Wary that President Bush may use a pocket veto to kill an overhaul of ethics and lobbying rules — and thereby eliminate Congress’ ability to overturn him — House Speaker Nancy Pelosi (D-Calif.) and Senate Majority Leader Harry Reid (D-Nev.) have indefinitely delayed sending the measure to the White House, Senate aides said.
Because Congress is in a month-long recess, Democrats are worried that Bush could decline to sign the bill in the constitutionally specified 10-day period, leaving lawmakers with no opportunity to overturn the pocket veto.
According to a Senate Democratic aide, talks at the staff level have begun between Congressional Democrats and the White House to determine whether Bush will in fact veto the measure.
Although a veto of the popular bill appears unlikely, Reid spokesman Jim Manley said Friday that Democrats will hold off sending the ethics package to Bush until they are sure he will not block the measure. Reid and Pelosi are “waiting to get a better sense from the White House on whether they’re going to veto it,” Manley said.
If a veto is certain, Reid and Pelosi are expected to wait until Congress returns in September to send the bill to the White House so as to avoid a pocket veto and give Congress a chance to overturn the veto on a two-thirds vote. The lobbying and ethics package passed the Senate on an 83-14 vote and cleared the House 411-8.
A White House aide said late last week that while it was unclear whether Bush would veto the bill, the administration has a number of concerns with the legislation. For instance, Bush is unhappy with changes to Senate-specific earmark rules that conservatives say significantly weakened them. Additionally, the White House has taken umbrage at the fact that while a two-year lobbying ban is being imposed on Senate Members and staff and members of the executive branch, the House is only imposing a one-year ban on itself.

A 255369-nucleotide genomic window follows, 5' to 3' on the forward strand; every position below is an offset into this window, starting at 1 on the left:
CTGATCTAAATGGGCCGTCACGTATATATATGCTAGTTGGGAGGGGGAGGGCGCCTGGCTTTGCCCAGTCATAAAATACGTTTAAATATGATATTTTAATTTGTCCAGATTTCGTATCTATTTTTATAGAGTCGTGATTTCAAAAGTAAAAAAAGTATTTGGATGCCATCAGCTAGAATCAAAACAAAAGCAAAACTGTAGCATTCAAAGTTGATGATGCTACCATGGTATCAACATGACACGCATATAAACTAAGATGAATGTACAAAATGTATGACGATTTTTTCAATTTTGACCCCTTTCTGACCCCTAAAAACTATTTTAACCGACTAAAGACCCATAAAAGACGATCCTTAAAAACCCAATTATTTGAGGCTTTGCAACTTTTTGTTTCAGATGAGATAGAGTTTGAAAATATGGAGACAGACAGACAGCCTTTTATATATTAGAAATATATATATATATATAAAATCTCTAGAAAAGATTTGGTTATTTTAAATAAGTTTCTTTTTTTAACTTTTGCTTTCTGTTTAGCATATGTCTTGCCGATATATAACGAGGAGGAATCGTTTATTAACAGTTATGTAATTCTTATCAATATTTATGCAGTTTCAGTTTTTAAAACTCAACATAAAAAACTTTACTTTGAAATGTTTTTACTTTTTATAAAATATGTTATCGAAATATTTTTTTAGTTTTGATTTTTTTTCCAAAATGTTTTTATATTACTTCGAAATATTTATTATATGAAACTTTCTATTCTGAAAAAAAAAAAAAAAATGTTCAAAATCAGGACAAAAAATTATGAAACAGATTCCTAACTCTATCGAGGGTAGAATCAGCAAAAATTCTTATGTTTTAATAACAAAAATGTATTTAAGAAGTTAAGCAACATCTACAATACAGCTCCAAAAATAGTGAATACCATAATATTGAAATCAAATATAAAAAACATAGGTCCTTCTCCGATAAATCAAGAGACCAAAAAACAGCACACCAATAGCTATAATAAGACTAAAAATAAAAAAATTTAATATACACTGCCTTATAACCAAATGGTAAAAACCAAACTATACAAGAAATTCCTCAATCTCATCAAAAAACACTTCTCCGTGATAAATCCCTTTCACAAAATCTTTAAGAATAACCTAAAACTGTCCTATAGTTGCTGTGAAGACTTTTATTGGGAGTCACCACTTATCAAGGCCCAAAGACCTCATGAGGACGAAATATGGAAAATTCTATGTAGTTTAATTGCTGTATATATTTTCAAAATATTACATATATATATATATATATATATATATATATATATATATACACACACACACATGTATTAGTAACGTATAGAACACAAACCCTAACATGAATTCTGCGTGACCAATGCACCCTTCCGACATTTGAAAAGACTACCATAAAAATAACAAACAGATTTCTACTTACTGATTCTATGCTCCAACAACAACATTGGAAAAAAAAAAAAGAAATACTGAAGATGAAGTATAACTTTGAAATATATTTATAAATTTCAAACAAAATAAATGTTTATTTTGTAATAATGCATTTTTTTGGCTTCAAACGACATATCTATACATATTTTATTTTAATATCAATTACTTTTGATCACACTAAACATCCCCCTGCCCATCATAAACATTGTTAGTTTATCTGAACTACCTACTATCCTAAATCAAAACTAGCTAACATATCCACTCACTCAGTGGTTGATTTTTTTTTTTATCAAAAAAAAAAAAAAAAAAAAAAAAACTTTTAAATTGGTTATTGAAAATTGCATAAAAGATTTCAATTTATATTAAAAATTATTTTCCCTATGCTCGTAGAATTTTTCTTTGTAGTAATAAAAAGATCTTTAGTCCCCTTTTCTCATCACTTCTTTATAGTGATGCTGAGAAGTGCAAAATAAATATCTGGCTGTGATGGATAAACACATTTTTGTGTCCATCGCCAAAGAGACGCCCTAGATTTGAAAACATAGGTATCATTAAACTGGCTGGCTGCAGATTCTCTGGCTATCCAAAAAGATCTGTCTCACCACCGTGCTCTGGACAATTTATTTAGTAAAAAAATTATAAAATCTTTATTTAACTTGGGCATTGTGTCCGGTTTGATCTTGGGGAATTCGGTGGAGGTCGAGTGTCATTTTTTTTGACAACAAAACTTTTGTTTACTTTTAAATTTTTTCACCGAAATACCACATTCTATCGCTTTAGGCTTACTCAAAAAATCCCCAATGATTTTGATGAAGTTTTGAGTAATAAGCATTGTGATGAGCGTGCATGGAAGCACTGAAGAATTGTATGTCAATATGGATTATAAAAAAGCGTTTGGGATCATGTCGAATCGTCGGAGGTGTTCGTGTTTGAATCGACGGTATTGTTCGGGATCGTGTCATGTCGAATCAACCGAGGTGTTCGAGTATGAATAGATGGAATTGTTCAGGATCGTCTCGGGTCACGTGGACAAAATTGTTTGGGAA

Bush also is concerned that new rules requiring federal candidates to pay the charter rate on flights used for campaigning would create a significant cost for the president, given the expense of operating Air Force One. The president currently pays the cost of a first-class ticket when using Air Force One for political purposes.
Fred Wertheimer, president of Democracy 21, warned that given public concern with corruption in Congress, Bush must sign the legislation. “There is absolutely no basis for President Bush to veto this landmark reform legislation and block Congress and the nation from addressing the corruption, lobbying and ethics scandals that have plagued Washington in recent years, right up until now,” Wertheimer said in a statement.
Rep. Elijah Cummings, D-Md., right, hugs Harold Schaitberger, General President of the International Association of Fire Fighters, after the Congressman spoke at the IAFF's Legislative Conference General Session at the Hyatt Regency on Capitol Hill, March 9, 2015. The day featured addresses by members of Congress and Vice President Joe Biden.